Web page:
Gestalt thinking and creating.
“The challenge of all teaching is to integrate a genuine authority in the facilitator with the autonomy in the learner” [Heron 1993]
The Gestalt perspective on growth [Perls, Hefferline & Goodman, Book Two] puts learning right at the centre of human life, and tells us that, in the broadest sense, living, growing and learning are inseparable.
“Learning is the acquisition through human activity and the exercise of human faculties of knowledge, skills and attitudes”.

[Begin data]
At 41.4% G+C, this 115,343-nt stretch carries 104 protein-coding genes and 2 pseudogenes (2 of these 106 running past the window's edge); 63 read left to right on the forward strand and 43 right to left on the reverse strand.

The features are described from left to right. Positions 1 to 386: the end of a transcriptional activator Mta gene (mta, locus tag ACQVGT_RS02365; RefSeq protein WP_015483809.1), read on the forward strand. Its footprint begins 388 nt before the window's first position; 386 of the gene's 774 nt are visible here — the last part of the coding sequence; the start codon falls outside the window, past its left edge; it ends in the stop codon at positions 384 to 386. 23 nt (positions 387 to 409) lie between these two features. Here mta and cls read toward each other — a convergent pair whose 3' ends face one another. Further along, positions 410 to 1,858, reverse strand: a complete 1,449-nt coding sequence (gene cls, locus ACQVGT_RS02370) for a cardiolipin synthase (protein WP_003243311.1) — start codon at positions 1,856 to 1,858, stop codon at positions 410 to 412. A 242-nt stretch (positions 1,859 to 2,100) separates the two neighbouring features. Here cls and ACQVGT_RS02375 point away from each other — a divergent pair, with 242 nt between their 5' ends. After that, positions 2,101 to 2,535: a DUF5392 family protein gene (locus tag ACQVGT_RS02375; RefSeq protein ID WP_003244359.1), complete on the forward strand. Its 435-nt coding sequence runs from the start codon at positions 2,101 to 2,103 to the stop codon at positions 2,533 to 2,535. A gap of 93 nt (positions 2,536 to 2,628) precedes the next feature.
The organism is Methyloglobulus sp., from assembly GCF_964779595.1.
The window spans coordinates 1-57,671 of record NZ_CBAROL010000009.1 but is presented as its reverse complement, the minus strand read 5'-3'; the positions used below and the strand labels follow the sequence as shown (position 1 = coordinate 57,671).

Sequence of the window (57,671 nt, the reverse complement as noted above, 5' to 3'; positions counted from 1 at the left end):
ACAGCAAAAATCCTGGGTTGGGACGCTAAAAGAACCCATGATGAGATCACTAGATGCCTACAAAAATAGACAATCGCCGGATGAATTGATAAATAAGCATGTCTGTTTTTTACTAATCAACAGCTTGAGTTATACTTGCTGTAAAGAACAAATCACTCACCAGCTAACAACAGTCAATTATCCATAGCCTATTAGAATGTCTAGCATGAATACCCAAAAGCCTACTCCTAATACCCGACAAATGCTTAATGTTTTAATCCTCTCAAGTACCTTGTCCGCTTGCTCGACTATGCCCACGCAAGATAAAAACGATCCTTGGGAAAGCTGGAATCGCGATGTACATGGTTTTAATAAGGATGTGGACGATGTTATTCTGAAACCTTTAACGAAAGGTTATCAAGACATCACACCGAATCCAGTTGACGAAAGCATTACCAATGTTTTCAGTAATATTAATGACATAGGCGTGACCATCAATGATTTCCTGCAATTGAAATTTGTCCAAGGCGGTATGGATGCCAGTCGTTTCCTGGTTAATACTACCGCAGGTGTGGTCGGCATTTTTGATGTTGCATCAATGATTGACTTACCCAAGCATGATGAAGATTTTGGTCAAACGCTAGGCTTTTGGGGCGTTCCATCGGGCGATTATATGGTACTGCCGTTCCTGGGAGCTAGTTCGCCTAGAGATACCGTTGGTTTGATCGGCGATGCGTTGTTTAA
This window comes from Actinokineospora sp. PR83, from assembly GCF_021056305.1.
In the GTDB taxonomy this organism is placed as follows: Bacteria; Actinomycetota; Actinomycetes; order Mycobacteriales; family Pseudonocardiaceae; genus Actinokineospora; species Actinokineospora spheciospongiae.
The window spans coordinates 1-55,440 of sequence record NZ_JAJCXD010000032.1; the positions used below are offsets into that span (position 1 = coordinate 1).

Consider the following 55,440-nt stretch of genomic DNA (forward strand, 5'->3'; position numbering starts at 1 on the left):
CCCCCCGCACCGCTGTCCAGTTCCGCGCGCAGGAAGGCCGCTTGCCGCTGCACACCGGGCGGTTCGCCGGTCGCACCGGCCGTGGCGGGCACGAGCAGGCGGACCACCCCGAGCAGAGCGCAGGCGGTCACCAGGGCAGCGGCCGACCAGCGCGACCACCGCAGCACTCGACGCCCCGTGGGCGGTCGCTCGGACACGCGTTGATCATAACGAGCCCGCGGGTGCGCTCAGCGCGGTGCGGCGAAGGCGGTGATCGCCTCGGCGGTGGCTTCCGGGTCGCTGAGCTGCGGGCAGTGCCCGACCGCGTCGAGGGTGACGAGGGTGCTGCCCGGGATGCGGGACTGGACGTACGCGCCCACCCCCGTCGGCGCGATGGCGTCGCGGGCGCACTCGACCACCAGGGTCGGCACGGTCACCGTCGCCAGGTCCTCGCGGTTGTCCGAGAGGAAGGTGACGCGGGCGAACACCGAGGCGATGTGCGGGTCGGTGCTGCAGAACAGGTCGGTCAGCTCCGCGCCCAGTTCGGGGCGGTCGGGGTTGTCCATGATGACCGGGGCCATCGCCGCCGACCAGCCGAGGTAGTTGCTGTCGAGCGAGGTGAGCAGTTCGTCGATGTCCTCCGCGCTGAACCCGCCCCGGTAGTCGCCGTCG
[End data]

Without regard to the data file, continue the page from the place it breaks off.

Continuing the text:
Ultimately, all learning is ‘experiential’, deriving from human experience. We learn by awareness and action (and sometimes our action is retroflected into thinking); by interacting with the world in a variety of different ways; and the end result is that we change ourselves in the process. We think, behave, feel and act differently as a result of ‘the learning process’; we acquire new patterns which we describe as knowledge, skills and attitudes. However, there is no such thing as ‘the’ learning process; learning may be the outcome of any activity or experience. If we actively involve ourselves in what we do, if we participate, we will learn something – about the subject matter, ourselves, the teacher…there are no limits to the possibilities of learning in any situation.